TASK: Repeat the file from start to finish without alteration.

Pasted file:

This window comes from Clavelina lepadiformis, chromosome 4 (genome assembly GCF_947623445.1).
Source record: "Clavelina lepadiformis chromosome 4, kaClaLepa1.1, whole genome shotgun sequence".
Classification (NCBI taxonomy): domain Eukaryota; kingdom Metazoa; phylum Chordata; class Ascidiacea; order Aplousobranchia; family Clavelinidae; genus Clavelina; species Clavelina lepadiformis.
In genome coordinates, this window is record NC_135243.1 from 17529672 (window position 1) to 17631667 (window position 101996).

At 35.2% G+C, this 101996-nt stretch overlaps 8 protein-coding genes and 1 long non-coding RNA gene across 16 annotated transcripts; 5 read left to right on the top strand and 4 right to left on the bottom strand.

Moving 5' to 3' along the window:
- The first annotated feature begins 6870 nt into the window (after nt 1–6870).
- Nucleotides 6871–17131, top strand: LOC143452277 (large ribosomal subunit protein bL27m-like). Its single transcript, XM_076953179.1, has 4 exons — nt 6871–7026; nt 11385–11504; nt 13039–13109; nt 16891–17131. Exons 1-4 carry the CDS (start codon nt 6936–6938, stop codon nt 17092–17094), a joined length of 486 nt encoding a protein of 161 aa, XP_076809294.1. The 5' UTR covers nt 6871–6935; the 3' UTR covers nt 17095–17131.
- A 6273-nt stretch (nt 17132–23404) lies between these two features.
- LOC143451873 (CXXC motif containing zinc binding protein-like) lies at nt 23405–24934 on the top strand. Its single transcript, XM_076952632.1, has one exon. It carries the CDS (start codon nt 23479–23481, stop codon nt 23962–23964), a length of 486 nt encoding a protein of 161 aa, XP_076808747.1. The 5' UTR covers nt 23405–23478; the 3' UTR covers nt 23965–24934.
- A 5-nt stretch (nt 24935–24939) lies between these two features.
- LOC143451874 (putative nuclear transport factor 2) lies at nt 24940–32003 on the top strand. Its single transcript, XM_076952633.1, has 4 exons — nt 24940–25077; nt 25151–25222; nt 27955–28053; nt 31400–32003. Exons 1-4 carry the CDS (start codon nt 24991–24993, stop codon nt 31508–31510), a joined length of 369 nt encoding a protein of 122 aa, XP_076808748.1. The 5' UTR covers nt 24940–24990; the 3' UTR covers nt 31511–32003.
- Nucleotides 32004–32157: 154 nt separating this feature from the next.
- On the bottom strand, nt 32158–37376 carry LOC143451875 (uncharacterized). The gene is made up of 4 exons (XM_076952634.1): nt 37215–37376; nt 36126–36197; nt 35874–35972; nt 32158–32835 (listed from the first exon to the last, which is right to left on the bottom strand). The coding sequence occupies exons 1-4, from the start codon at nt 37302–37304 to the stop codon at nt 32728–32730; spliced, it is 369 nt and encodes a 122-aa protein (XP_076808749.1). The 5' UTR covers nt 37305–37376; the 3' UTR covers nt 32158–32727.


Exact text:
This window comes from Clavelina lepadiformis, chromosome 4 (genome assembly GCF_947623445.1).
Source record: "Clavelina lepadiformis chromosome 4, kaClaLepa1.1, whole genome shotgun sequence".
Classification (NCBI taxonomy): domain Eukaryota; kingdom Metazoa; phylum Chordata; class Ascidiacea; order Aplousobranchia; family Clavelinidae; genus Clavelina; species Clavelina lepadiformis.
In genome coordinates, this window is record NC_135243.1 from 17529672 (window position 1) to 17631667 (window position 101996).

At 35.2% G+C, this 101996-nt stretch overlaps 8 protein-coding genes and 1 long non-coding RNA gene across 16 annotated transcripts; 5 read left to right on the top strand and 4 right to left on the bottom strand.

Moving 5' to 3' along the window:
- The first annotated feature begins 6870 nt into the window (after nt 1–6870).
- Nucleotides 6871–17131, top strand: LOC143452277 (large ribosomal subunit protein bL27m-like). Its single transcript, XM_076953179.1, has 4 exons — nt 6871–7026; nt 11385–11504; nt 13039–13109; nt 16891–17131. Exons 1-4 carry the CDS (start codon nt 6936–6938, stop codon nt 17092–17094), a joined length of 486 nt encoding a protein of 161 aa, XP_076809294.1. The 5' UTR covers nt 6871–6935; the 3' UTR covers nt 17095–17131.
- A 6273-nt stretch (nt 17132–23404) lies between these two features.
- LOC143451873 (CXXC motif containing zinc binding protein-like) lies at nt 23405–24934 on the top strand. Its single transcript, XM_076952632.1, has one exon. It carries the CDS (start codon nt 23479–23481, stop codon nt 23962–23964), a length of 486 nt encoding a protein of 161 aa, XP_076808747.1. The 5' UTR covers nt 23405–23478; the 3' UTR covers nt 23965–24934.
- A 5-nt stretch (nt 24935–24939) lies between these two features.
- LOC143451874 (putative nuclear transport factor 2) lies at nt 24940–32003 on the top strand. Its single transcript, XM_076952633.1, has 4 exons — nt 24940–25077; nt 25151–25222; nt 27955–28053; nt 31400–32003. Exons 1-4 carry the CDS (start codon nt 24991–24993, stop codon nt 31508–31510), a joined length of 369 nt encoding a protein of 122 aa, XP_076808748.1. The 5' UTR covers nt 24940–24990; the 3' UTR covers nt 31511–32003.
- Nucleotides 32004–32157: 154 nt separating this feature from the next.
- On the bottom strand, nt 32158–37376 carry LOC143451875 (uncharacterized). The gene is made up of 4 exons (XM_076952634.1): nt 37215–37376; nt 36126–36197; nt 35874–35972; nt 32158–32835 (listed from the first exon to the last, which is right to left on the bottom strand). The coding sequence occupies exons 1-4, from the start codon at nt 37302–37304 to the stop codon at nt 32728–32730; spliced, it is 369 nt and encodes a 122-aa protein (XP_076808749.1). The 5' UTR covers nt 37305–37376; the 3' UTR covers nt 32158–32727.